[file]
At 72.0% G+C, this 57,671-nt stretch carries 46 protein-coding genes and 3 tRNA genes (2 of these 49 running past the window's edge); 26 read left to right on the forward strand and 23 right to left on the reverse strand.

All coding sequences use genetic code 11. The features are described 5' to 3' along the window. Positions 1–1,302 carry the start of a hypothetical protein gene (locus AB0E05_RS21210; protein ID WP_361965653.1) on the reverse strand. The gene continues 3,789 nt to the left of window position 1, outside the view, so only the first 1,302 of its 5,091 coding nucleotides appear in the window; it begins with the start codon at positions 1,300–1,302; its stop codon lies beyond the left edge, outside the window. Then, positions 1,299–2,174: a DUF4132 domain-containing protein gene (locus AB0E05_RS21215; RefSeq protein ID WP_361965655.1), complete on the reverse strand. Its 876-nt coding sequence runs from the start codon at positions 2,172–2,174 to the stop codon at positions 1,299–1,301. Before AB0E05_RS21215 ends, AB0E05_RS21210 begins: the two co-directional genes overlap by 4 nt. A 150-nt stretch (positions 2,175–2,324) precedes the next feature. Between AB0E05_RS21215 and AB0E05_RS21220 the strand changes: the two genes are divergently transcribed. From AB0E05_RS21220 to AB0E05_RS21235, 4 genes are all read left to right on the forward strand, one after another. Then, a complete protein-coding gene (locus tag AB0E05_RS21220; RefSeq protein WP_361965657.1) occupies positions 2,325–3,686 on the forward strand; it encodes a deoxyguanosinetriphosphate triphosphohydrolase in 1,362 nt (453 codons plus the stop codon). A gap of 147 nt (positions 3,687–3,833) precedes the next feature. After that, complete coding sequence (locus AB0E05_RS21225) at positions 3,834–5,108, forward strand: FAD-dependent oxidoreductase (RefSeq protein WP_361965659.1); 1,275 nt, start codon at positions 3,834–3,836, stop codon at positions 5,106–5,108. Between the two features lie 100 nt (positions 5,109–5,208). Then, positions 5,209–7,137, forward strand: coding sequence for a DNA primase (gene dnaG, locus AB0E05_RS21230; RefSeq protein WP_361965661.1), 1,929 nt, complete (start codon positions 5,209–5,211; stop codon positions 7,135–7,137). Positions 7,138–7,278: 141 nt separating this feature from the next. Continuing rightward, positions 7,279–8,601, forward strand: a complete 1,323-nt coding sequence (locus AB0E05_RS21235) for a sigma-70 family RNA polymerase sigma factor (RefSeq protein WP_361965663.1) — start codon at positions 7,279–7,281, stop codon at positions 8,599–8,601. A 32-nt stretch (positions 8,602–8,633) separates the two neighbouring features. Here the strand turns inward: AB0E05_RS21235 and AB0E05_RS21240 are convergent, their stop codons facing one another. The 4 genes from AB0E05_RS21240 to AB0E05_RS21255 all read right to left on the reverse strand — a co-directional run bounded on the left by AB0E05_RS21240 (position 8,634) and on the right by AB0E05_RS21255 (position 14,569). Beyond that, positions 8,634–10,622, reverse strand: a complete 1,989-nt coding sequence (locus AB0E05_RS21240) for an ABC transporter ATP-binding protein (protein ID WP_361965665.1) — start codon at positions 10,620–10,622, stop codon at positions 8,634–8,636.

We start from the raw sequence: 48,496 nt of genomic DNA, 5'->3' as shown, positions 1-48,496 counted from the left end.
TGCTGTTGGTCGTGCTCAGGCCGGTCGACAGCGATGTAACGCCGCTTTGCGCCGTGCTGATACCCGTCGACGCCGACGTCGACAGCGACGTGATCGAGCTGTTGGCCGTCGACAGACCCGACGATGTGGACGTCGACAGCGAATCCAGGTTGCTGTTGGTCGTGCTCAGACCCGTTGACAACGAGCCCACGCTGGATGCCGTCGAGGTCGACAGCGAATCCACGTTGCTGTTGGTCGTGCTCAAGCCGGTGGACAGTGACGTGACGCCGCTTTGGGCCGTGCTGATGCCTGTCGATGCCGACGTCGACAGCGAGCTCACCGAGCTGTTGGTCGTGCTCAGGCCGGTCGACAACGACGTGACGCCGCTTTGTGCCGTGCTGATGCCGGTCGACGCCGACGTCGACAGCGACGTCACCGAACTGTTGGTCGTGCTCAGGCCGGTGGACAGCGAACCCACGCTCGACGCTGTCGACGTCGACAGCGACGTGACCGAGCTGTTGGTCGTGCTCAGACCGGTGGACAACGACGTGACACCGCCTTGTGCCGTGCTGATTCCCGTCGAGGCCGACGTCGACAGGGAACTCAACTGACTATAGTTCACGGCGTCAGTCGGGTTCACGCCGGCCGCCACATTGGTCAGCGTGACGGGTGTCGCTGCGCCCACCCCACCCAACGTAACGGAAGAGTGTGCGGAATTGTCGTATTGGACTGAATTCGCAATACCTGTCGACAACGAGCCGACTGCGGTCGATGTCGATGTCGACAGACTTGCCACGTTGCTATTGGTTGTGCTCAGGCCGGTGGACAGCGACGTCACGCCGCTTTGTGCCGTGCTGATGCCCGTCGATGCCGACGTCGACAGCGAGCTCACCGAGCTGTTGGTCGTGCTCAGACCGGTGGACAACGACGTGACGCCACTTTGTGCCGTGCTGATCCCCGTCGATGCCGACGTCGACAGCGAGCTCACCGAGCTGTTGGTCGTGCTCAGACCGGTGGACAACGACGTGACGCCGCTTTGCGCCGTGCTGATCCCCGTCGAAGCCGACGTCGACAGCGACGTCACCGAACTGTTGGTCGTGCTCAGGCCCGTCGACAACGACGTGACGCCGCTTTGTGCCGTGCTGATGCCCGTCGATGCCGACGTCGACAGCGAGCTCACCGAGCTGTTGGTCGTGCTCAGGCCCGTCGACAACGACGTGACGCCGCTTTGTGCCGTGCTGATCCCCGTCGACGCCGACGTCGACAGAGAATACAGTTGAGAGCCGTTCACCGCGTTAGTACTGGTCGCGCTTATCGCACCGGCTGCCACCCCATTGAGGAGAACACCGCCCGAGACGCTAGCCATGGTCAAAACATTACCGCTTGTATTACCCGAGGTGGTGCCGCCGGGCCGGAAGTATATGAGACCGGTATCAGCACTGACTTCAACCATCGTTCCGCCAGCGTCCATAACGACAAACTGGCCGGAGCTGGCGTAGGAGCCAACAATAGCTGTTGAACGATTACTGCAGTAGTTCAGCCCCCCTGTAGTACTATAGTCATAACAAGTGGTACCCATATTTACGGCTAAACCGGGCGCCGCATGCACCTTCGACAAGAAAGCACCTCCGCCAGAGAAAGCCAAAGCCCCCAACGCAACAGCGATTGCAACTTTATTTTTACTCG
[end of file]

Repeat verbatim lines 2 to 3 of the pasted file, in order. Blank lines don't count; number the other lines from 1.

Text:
All coding sequences use genetic code 11. The features are described 5' to 3' along the window. Positions 1–1,302 carry the start of a hypothetical protein gene (locus AB0E05_RS21210; protein ID WP_361965653.1) on the reverse strand. The gene continues 3,789 nt to the left of window position 1, outside the view, so only the first 1,302 of its 5,091 coding nucleotides appear in the window; it begins with the start codon at positions 1,300–1,302; its stop codon lies beyond the left edge, outside the window. Then, positions 1,299–2,174: a DUF4132 domain-containing protein gene (locus AB0E05_RS21215; RefSeq protein ID WP_361965655.1), complete on the reverse strand. Its 876-nt coding sequence runs from the start codon at positions 2,172–2,174 to the stop codon at positions 1,299–1,301. Before AB0E05_RS21215 ends, AB0E05_RS21210 begins: the two co-directional genes overlap by 4 nt. A 150-nt stretch (positions 2,175–2,324) precedes the next feature. Between AB0E05_RS21215 and AB0E05_RS21220 the strand changes: the two genes are divergently transcribed. From AB0E05_RS21220 to AB0E05_RS21235, 4 genes are all read left to right on the forward strand, one after another. Then, a complete protein-coding gene (locus tag AB0E05_RS21220; RefSeq protein WP_361965657.1) occupies positions 2,325–3,686 on the forward strand; it encodes a deoxyguanosinetriphosphate triphosphohydrolase in 1,362 nt (453 codons plus the stop codon). A gap of 147 nt (positions 3,687–3,833) precedes the next feature. After that, complete coding sequence (locus AB0E05_RS21225) at positions 3,834–5,108, forward strand: FAD-dependent oxidoreductase (RefSeq protein WP_361965659.1); 1,275 nt, start codon at positions 3,834–3,836, stop codon at positions 5,106–5,108. Between the two features lie 100 nt (positions 5,109–5,208). Then, positions 5,209–7,137, forward strand: coding sequence for a DNA primase (gene dnaG, locus AB0E05_RS21230; RefSeq protein WP_361965661.1), 1,929 nt, complete (start codon positions 5,209–5,211; stop codon positions 7,135–7,137). Positions 7,138–7,278: 141 nt separating this feature from the next. Continuing rightward, positions 7,279–8,601, forward strand: a complete 1,323-nt coding sequence (locus AB0E05_RS21235) for a sigma-70 family RNA polymerase sigma factor (RefSeq protein WP_361965663.1) — start codon at positions 7,279–7,281, stop codon at positions 8,599–8,601. A 32-nt stretch (positions 8,602–8,633) separates the two neighbouring features. Here the strand turns inward: AB0E05_RS21235 and AB0E05_RS21240 are convergent, their stop codons facing one another. The 4 genes from AB0E05_RS21240 to AB0E05_RS21255 all read right to left on the reverse strand — a co-directional run bounded on the left by AB0E05_RS21240 (position 8,634) and on the right by AB0E05_RS21255 (position 14,569). Beyond that, positions 8,634–10,622, reverse strand: a complete 1,989-nt coding sequence (locus AB0E05_RS21240) for an ABC transporter ATP-binding protein (protein ID WP_361965665.1) — start codon at positions 10,620–10,622, stop codon at positions 8,634–8,636.

We start from the raw sequence: 48,496 nt of genomic DNA, 5'->3' as shown, positions 1-48,496 counted from the left end.